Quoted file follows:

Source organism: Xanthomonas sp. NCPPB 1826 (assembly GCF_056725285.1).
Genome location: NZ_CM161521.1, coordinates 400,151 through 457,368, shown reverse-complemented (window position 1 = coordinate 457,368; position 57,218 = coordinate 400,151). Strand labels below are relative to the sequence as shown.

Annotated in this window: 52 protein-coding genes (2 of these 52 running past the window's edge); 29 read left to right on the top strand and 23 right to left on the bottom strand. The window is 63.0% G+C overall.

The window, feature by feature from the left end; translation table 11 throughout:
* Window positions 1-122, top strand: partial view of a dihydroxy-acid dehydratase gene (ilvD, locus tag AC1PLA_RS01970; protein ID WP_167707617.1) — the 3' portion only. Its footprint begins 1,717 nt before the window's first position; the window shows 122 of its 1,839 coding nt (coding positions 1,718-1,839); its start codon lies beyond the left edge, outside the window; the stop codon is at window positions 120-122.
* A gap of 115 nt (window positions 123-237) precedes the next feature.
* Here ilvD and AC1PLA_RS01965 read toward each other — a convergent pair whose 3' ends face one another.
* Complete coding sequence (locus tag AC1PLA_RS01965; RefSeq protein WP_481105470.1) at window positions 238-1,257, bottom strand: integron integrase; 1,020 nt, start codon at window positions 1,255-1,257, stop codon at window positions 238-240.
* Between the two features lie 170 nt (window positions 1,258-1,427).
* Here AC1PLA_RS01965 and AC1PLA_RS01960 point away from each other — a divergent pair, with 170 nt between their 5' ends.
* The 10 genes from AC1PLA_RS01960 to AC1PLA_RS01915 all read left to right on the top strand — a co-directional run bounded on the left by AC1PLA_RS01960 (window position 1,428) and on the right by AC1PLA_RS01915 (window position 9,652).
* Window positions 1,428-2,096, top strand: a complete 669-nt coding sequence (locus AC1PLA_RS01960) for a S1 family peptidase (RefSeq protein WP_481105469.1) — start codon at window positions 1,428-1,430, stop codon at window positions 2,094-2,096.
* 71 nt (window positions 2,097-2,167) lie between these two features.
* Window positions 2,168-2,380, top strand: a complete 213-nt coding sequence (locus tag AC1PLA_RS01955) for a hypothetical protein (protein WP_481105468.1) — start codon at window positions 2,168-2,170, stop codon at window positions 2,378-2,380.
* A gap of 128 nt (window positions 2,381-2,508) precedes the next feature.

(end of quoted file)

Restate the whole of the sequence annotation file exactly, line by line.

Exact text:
Source organism: Xanthomonas sp. NCPPB 1826 (assembly GCF_056725285.1).
Genome location: NZ_CM161521.1, coordinates 400,151 through 457,368, shown reverse-complemented (window position 1 = coordinate 457,368; position 57,218 = coordinate 400,151). Strand labels below are relative to the sequence as shown.

Annotated in this window: 52 protein-coding genes (2 of these 52 running past the window's edge); 29 read left to right on the top strand and 23 right to left on the bottom strand. The window is 63.0% G+C overall.

The window, feature by feature from the left end; translation table 11 throughout:
* Window positions 1-122, top strand: partial view of a dihydroxy-acid dehydratase gene (ilvD, locus tag AC1PLA_RS01970; protein ID WP_167707617.1) — the 3' portion only. Its footprint begins 1,717 nt before the window's first position; the window shows 122 of its 1,839 coding nt (coding positions 1,718-1,839); its start codon lies beyond the left edge, outside the window; the stop codon is at window positions 120-122.
* A gap of 115 nt (window positions 123-237) precedes the next feature.
* Here ilvD and AC1PLA_RS01965 read toward each other — a convergent pair whose 3' ends face one another.
* Complete coding sequence (locus tag AC1PLA_RS01965; RefSeq protein WP_481105470.1) at window positions 238-1,257, bottom strand: integron integrase; 1,020 nt, start codon at window positions 1,255-1,257, stop codon at window positions 238-240.
* Between the two features lie 170 nt (window positions 1,258-1,427).
* Here AC1PLA_RS01965 and AC1PLA_RS01960 point away from each other — a divergent pair, with 170 nt between their 5' ends.
* The 10 genes from AC1PLA_RS01960 to AC1PLA_RS01915 all read left to right on the top strand — a co-directional run bounded on the left by AC1PLA_RS01960 (window position 1,428) and on the right by AC1PLA_RS01915 (window position 9,652).
* Window positions 1,428-2,096, top strand: a complete 669-nt coding sequence (locus AC1PLA_RS01960) for a S1 family peptidase (RefSeq protein WP_481105469.1) — start codon at window positions 1,428-1,430, stop codon at window positions 2,094-2,096.
* 71 nt (window positions 2,097-2,167) lie between these two features.
* Window positions 2,168-2,380, top strand: a complete 213-nt coding sequence (locus tag AC1PLA_RS01955) for a hypothetical protein (protein WP_481105468.1) — start codon at window positions 2,168-2,170, stop codon at window positions 2,378-2,380.
* A gap of 128 nt (window positions 2,381-2,508) precedes the next feature.